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MCG 1985: The one that got away from India

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Roar Guru
21st December, 2018
5

Given India’s fairly unimpressive Test record in Australia, it seems quite remarkable that they went in to the Boxing Day test at MCG in 1985 hoping to complete a hat-trick of successes at the venue.

Back in 1977-78 season, the Indians went in to the MCG test 2-0 down in a five-match series against Bob Simpson’s men.

Despite making a disastrous start when they lost their openers, Sunil Gavaskar and Chetan Chauhan without a single run on the board, India eventually won the Test against the inexperienced Aussies comfortably.

Gavaskar redeemed himself with a fine ton in the second innings and leg spinner Bhagwath Chandrasekhar took 12 wickets to ensure the victory. Again In 1980-81, the Aussies took the early initiative; but India fought back with Gundappa Vishwanth’s fighting ton and Kapil’s final day burst to snatch victory from defeat.

Interestingly, neither of these was a Boxing Day Test. The 1981 Test in fact took place in February.

So there was added incentive for Kapil Dev’s team to do well in the 1985 Test.

Kapil Dev’s decision to put the opposition in seemed strange to many people, with India going into this match with three frontline spinners: Ravi Shastri, ShivLal Yadav and Laxman Shivaamakrishnan.

Yet, the spinners were in action right from the first morning. After Yadav and Shastri removed the openers, Shiva, the leggie, had the big fish: Allan Border.

The Aussie captain misjudged a full toss and gave a simple return catch. The Aussies were struggling at 3/41 and at the end they reached 262 all out early on the second day thanks to a brilliant 100* by all rounder Greg Matthews.

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The Indian spinners took nine wickets among themselves. For millions of Indian supporters following the game over radio, this was just like the old days with Bishen Bedi, Chandra and Eraplli Prasnanna doing the damage.

However, while the trio playing at MCG was steady; they lacked the killer venom of their predecessors. This shortcoming would hurt the team; both here and then at SCG in the third Test.

In reply, India batted for almost two days to reach 445 all out. Opener Krish Srikkanth top scored with 86 from 89 balls, batting in his usual flamboyant manner.

There were useful contributions from others and early on the 4th morning India had total control of the match. Now, it was up to the spinners to bowl Australia out.

A changed batting line up saw Geoff Marsh-David Boon partnership opening for the 1st time. WK Wayne Philips, who opened in the 1st innings, went to the middle order.

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In time, Marsh-Boon combination would play in big part in Australia building their teams for both the Test and also in the ODI format but here they perished cheaply.

The middle order looked hapless against the spinners and when Yadav dismissed Philips the home team was 161/6, they were staring at a certain defeat.

At one end, the skipper Border was batting beautifully; but there seemed no support at the other end.

Allan Border batting

Australian cricketer Allan Border. (Photo by Adrian Murrell/Getty Images)

Border finished the day at 98* with his team at 228/8, with the fate of the game almost decided, the only talking point at the start of the final days play was whether the Aussie captain would reach his hundred.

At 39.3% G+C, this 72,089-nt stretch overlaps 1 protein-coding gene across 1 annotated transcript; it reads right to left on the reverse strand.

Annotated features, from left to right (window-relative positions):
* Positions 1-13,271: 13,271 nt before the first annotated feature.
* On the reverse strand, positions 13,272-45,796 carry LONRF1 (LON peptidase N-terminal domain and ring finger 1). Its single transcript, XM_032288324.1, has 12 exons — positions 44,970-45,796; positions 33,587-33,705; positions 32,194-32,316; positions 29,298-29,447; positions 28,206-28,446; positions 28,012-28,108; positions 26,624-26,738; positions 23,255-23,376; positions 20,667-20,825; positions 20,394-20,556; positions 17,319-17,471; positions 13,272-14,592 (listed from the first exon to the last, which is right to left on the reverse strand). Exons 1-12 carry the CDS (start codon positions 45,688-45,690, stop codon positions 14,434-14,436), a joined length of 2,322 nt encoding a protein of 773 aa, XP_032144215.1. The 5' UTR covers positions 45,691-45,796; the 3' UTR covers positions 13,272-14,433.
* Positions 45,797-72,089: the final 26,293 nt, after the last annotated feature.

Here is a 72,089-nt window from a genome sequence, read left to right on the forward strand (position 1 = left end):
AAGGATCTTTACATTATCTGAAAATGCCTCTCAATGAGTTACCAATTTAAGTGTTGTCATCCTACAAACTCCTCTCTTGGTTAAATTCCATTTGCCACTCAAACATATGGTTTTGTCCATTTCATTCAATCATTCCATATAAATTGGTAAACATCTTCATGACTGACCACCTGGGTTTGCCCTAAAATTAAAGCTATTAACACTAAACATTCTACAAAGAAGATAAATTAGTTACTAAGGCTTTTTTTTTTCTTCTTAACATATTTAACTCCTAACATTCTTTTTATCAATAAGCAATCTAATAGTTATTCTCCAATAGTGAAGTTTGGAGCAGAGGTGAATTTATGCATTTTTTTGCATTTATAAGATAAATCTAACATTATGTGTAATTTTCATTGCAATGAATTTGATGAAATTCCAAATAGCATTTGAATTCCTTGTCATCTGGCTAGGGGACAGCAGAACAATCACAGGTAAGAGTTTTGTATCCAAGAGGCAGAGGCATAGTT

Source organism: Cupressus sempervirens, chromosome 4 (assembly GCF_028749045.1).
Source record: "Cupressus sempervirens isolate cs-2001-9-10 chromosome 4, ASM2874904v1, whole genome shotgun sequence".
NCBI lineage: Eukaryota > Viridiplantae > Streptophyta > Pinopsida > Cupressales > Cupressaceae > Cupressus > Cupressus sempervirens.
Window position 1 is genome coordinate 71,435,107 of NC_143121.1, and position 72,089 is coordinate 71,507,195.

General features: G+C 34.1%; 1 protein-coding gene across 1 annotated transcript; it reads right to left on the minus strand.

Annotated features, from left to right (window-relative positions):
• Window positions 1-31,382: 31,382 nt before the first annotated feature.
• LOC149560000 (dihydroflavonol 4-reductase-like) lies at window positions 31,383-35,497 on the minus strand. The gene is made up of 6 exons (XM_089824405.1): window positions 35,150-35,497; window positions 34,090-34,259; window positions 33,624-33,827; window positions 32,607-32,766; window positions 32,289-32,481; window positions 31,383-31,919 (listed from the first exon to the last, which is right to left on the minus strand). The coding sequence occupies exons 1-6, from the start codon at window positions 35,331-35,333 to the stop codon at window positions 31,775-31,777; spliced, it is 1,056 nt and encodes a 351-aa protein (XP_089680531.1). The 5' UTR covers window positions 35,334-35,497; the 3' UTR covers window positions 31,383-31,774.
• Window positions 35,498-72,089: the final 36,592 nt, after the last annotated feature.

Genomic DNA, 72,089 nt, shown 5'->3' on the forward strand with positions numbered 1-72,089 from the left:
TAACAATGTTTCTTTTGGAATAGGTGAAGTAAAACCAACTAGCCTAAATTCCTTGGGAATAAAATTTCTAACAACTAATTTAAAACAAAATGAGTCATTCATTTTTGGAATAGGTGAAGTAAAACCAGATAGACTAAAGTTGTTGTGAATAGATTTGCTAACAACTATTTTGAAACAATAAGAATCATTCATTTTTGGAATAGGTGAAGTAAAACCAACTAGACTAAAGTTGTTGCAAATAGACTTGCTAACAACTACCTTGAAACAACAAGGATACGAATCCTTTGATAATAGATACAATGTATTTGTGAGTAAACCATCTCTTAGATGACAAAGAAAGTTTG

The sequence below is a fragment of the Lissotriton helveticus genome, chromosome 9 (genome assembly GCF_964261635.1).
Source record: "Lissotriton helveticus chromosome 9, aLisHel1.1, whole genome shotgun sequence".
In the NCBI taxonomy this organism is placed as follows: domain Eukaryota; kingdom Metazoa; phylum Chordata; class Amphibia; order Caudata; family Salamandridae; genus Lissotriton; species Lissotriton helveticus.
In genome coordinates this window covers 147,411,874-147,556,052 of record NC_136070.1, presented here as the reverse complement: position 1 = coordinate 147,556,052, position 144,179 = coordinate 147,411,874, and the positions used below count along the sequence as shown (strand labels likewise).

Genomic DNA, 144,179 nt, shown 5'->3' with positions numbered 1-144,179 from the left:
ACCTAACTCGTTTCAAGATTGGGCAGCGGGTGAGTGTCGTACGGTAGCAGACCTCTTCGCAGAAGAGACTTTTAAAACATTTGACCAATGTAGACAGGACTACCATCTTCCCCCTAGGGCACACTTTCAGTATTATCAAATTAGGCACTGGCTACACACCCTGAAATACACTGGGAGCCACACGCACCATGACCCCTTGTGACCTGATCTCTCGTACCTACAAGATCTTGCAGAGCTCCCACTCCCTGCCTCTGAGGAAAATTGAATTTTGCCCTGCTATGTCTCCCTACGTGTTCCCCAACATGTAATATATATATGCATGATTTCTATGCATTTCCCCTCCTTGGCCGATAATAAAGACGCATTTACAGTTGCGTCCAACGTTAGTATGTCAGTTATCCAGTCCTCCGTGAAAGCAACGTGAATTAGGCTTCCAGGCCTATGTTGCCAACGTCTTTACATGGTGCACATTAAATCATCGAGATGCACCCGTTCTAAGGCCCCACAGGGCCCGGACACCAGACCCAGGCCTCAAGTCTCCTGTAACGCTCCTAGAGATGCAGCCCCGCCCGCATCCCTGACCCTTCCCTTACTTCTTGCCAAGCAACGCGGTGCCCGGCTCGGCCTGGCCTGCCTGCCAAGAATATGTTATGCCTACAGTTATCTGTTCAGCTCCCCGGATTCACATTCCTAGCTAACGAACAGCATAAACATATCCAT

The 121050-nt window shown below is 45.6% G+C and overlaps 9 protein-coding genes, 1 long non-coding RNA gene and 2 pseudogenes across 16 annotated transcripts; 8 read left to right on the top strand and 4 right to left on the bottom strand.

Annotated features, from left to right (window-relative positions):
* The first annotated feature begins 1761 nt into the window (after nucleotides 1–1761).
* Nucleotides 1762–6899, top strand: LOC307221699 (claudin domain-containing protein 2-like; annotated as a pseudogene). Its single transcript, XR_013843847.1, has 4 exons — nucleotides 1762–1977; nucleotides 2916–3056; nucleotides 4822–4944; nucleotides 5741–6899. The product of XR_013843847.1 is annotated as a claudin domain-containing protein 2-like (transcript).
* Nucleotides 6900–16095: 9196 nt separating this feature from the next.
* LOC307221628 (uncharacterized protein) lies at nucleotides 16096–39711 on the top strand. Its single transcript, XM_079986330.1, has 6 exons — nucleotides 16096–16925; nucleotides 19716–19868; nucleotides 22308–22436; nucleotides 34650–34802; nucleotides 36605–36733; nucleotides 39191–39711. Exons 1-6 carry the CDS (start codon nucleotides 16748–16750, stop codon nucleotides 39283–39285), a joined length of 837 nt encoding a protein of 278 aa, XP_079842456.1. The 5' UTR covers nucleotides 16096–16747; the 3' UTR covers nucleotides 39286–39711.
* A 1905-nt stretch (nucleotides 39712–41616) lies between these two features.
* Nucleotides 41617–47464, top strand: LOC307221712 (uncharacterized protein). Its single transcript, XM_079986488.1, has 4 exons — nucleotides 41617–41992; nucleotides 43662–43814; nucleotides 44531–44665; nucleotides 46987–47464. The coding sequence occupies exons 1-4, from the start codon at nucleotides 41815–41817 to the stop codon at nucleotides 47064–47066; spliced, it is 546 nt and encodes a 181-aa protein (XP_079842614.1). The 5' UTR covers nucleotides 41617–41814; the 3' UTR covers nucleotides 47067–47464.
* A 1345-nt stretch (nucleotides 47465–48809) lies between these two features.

Well, not only did he complete his ton, he eventually reached 163 – in the process taking his team past the 300 mark.

The remarkable 77-run tenth wicket stand with Dave Gilbert saw the NSW man contribute only 10*.

Border very cleverly manipulated the strike; but Gilbert also played his part defying the Indian spinners for 65 deliveries.

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Chasing 126 for a victory, India finished at 59/2 (from 25 overs) before tea. Then the weather intervened denying India any chance of a victory.

Certainly, the weather came at the most inopportune time for the Indians. There is still no doubt that they should have won this match much earlier.

Their spinners were steady; but lacked the killer venom. Off spinner Yadav received harsh criticism despite taking six wickets in the match. The fact that both Mathews and Border were left handers went against him.

The Indian middle order batting throughout the match was slow. In the first innings they took almost 150 overs to reach 445 – this despite Srikkanth and Kapil dev scoring aggressive half centuries.

Even more inexplicable was their batting display on the final day. The weather forecast predicted rain to intervene on the final day, but they showed no urgency in their batting.

Gavaskar, Mohinder Amarnath and Vengsarkar played almost 100 deliveries for a total of 12 runs.

It appeared that they were trying to save the Test match against an inexperienced Aussie bowling in which left armer Bruce Reid – playing his second Test – was the main threat.

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Finally, Kapil Dev’s captaincy came in for heavy criticism. Especially his inability to put enough pressure on the Aussie tail was frustrating.

Twice, India allowed the Aussie tail to contribute vital runs. The Australia’s number 10 and 11; Reid and Gilbert were genuine tail-enders with batting average well below 10.

Yet, at MCG they spent valuable minutes at the wicket. While the spinners did an excellent job against the top order; Kapil himself perhaps should have bowled at the tail-enders. In the Aussie 2nd second innings lasting 124 overs; he bowled only 22 overs.

Thus India missed a golden opportunity to take the lead in the series; and after another missed opportunity at SCG (with the weather again playing a part); the series ended 0-0.